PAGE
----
Inheritance TAX – BPR

23 February 2016

Inheritance TAX – BPR

Business property relief (BPR) could reduce or even remove the inheritance tax payable on business assets.

BPR was introduced by the Labour government in 1976 to enable family business to continue and be passed down generations.

BPR is given at 100% on the following assets:

·         Shares in an Unquoted Trading Company (not traded on a stock exchange)

·         A sole trader business or interest in a business such a Partnership

BPR is given at 50% on the following assets:

·         Quoted shares controlling more than 50% of the voting rights.

·         Land, building, plant and machinery mainly used for a business carried on by a partnership or company (of the deceased) but not a sole trader

However to qualify for BPR the deceased must have owned the business or asset for minimum of two years before he or she died.

If the property or asset is given away before death BPR may be available so long as they remain a going concern until he or she dies.

If the donor survives more than seven years after the date of the gift then the property or asset will fall out of the charges so BPR becomes redundant.

If you require any assistance with any aspect of your tax affairs please contact us or get in touch today by calling 0203 039 3993.

HMRC targets private landlords

01 February 2016

HMRC’s targets private landlords

In the summer 2015 budget the Chancellor announced plans of a triple attack on private landlords.

  • 3% increase in SDLT better known as stamp duty on buy to lets or second homes.
  • Finance cost restriction
  • Capital gains tax (CGT) to be payable in 30 days.

Firstly, from April 2016 there will be an additional 3% charge above the current rates of SDLT on buy-to-let properties and second homes, broadly if you already own one residential property additional residential property purchases will be subject to the additional charge.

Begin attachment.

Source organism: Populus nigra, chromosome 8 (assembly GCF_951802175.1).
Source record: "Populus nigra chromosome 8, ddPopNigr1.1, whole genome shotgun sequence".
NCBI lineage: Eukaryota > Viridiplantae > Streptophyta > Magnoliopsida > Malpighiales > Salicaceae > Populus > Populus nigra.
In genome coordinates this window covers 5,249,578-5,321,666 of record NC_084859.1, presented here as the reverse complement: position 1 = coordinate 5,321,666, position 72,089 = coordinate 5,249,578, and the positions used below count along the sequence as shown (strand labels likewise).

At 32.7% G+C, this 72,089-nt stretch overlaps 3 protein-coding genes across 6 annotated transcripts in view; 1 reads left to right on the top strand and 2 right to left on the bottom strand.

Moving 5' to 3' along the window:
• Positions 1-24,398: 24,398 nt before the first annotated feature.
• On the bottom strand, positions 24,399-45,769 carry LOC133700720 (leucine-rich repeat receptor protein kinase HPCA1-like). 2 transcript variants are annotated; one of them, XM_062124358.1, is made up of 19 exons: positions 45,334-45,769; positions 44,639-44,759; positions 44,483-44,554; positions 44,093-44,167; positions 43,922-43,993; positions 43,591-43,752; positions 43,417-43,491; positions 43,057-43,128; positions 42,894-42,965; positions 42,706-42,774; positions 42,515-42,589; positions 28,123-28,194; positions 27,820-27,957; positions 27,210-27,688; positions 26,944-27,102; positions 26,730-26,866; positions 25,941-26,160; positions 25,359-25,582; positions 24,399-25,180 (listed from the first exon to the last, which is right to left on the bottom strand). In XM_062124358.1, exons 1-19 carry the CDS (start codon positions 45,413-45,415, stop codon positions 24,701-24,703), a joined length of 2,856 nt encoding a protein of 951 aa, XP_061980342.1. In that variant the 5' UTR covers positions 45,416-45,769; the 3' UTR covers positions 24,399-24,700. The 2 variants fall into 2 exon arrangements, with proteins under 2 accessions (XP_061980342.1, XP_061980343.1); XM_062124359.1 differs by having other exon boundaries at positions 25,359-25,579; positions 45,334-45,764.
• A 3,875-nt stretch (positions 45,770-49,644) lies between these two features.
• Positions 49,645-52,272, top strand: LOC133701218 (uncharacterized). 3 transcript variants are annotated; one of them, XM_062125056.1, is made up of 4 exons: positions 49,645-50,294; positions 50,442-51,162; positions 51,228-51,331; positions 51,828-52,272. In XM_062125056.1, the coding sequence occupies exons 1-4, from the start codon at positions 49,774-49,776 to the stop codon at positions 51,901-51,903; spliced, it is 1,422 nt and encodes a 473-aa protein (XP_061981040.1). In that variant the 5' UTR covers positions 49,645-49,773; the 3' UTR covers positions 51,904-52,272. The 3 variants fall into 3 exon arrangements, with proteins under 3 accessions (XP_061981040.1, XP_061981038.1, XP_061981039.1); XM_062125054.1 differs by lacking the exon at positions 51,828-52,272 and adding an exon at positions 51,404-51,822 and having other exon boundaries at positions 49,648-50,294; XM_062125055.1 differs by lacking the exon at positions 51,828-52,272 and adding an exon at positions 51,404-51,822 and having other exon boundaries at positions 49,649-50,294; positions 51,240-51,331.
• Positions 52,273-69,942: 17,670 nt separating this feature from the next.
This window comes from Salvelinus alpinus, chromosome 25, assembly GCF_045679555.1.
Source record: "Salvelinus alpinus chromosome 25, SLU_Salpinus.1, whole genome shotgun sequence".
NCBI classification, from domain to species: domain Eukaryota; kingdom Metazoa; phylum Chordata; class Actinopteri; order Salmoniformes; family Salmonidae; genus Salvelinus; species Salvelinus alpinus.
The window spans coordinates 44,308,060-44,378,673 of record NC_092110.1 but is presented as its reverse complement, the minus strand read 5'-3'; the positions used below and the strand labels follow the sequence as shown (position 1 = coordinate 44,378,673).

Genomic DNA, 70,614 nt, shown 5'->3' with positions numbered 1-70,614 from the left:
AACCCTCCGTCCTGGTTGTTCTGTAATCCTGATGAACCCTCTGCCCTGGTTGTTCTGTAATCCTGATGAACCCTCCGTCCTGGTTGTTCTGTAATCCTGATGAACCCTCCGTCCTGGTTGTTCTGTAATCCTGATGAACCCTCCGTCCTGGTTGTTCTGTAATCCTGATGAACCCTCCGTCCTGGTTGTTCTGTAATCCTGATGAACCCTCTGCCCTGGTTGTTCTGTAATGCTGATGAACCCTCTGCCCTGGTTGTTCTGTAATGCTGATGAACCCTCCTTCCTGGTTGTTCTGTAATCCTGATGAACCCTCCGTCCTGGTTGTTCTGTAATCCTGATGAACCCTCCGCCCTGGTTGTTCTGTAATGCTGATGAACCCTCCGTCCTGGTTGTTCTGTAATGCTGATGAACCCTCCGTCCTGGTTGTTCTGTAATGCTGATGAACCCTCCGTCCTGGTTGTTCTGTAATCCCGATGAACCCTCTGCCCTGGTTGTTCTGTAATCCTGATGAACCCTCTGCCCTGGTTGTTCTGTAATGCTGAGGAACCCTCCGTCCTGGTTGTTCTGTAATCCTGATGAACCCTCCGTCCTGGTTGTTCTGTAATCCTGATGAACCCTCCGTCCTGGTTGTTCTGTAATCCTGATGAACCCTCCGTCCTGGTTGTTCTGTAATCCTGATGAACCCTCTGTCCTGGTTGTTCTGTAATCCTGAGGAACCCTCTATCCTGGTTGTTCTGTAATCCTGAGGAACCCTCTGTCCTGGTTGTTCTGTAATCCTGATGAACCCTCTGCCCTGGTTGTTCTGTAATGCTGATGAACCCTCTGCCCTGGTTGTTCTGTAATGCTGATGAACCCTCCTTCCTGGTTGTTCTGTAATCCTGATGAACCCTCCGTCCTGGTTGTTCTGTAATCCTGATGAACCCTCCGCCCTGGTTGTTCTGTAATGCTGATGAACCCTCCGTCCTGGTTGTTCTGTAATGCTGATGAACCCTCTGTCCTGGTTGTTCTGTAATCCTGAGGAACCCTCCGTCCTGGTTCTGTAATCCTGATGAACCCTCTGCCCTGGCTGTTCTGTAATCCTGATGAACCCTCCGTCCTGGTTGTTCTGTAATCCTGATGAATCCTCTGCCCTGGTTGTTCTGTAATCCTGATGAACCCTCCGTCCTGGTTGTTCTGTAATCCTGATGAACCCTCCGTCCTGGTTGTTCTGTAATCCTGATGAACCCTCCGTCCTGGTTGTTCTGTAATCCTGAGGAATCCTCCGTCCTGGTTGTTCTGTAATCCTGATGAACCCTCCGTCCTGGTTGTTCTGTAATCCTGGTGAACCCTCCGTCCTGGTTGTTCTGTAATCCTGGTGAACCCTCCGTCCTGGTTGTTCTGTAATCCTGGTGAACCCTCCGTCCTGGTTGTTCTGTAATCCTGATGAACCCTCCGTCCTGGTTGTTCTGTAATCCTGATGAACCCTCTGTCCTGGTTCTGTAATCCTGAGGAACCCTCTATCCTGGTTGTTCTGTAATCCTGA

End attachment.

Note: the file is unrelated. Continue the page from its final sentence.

This change affects both private and corporate landlords and there are many traps that could inadvertently trigger the charge. One such trap is that spouses and civil partners are deemed to be acquiring property jointly even if they are not, meaning if your spouse owns a residential property and you do not, then your acquisition of 100% interest in your first residential property will be subject to the additional charge.

Secondly, from April 2017 HMRC are introducing the finance cost restrictions which is targeting higher rate tax relief for residential landlords mortgage interest and interest on loans. This is a fundamental change to the principle of turnover – expenses = profits as the finance costs which are major expenses of most landlords will not deductible, instead a reduction to their tax bill of 20% of the finance costs will be granted if certain conditions are met.

Landlords therefore are taxed before the deduction of their finance expenses which could have a devastating effect on the investments of the individuals who have invested in the UK’s housing market.

The restrictions are to come into effect from April 2017 and it will be phased in over four years. Although HMRC may argue that this doesn’t affect the individuals in the basic tax bracket when we look at the way it’s calculated we can see it actually does as it can potentially push an individual’s income over the basic tax rate threshold.

Examples of how the finance cost restrictions effects individual landlords are as follows:

If we assume the mortgage facts below;


This example is based on 2016/17 Tax Table with the current personal allowance and basic tax rate threshold.


The third change that was announced was the reduction in the time individuals have to pay the capital gains tax due.

Currently individuals have until the normal self-assessment deadline to report and pay any tax due, currently 31 January after the end of the relevant tax year. However under the new proposals the individuals will have only 30 days from the actual disposal date to pay the capital gains tax due.

Not only individual landlords will have to pay CGT within 30 days they were also dropped out of the reduction in CGT which was announced by the chancellor in his 2016 budget for other capital assets.

Other capital assets will suffer a reduced rate of 10% down from 18% on the basic tax rate band and 20% down from 28% on higher rate tax band.

If you require more information as to how these changes may affect you please contact us or call us on 0203 039 3993.

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